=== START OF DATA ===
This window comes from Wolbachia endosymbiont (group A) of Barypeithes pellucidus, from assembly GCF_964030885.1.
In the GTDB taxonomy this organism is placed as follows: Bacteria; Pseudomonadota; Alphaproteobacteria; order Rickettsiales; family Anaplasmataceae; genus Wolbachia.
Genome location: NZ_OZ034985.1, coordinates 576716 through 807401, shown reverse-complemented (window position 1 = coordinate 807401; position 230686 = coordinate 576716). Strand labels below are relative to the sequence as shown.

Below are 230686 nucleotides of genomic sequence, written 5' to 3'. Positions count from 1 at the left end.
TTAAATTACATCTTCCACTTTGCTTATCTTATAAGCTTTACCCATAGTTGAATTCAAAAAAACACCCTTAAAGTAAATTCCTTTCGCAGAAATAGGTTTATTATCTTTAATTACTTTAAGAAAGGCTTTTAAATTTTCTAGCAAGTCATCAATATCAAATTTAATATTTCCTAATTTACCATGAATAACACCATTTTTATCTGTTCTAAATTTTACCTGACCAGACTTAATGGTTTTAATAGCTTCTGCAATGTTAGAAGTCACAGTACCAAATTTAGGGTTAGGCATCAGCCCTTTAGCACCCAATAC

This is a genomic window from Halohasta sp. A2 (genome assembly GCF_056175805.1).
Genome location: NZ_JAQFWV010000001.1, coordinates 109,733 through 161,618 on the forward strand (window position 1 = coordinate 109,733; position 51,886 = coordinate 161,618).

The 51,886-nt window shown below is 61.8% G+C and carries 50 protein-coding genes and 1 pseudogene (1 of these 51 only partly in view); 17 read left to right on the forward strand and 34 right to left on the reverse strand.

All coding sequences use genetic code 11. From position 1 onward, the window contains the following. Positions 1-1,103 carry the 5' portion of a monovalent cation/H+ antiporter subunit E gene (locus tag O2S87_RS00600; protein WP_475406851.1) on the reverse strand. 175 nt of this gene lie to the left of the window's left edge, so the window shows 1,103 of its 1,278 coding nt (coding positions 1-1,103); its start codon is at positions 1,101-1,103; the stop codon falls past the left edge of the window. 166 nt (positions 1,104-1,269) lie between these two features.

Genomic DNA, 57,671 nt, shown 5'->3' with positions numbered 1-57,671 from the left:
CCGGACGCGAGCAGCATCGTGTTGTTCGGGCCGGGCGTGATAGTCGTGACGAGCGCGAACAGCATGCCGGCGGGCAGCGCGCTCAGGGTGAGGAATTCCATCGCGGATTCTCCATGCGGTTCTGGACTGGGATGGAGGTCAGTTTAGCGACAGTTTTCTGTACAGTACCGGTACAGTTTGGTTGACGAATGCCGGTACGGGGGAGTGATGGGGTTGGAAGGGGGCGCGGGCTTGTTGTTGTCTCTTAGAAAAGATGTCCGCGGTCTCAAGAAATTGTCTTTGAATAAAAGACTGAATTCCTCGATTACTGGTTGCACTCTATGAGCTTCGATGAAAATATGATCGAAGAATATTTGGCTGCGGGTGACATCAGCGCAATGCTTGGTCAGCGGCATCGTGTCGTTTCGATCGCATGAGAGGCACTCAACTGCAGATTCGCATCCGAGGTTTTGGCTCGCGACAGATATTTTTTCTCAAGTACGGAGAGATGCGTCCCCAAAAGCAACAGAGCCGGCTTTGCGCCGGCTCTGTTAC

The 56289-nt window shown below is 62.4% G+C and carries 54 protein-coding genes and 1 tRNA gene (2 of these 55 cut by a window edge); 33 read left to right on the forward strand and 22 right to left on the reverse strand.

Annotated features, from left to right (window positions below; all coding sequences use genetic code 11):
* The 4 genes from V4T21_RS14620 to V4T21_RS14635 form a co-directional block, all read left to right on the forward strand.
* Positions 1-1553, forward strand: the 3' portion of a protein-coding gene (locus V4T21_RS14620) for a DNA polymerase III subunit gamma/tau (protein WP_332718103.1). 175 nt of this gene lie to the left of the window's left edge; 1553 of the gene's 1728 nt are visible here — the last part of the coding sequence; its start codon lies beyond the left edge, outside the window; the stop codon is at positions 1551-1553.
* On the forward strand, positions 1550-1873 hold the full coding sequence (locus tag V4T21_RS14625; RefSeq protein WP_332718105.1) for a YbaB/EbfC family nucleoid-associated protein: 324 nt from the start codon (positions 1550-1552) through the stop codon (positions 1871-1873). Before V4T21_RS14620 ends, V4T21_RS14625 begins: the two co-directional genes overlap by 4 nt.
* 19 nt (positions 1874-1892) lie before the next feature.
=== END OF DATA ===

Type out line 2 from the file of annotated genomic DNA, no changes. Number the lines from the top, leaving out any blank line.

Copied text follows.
In the GTDB taxonomy this organism is placed as follows: Bacteria; Pseudomonadota; Alphaproteobacteria; order Rickettsiales; family Anaplasmataceae; genus Wolbachia.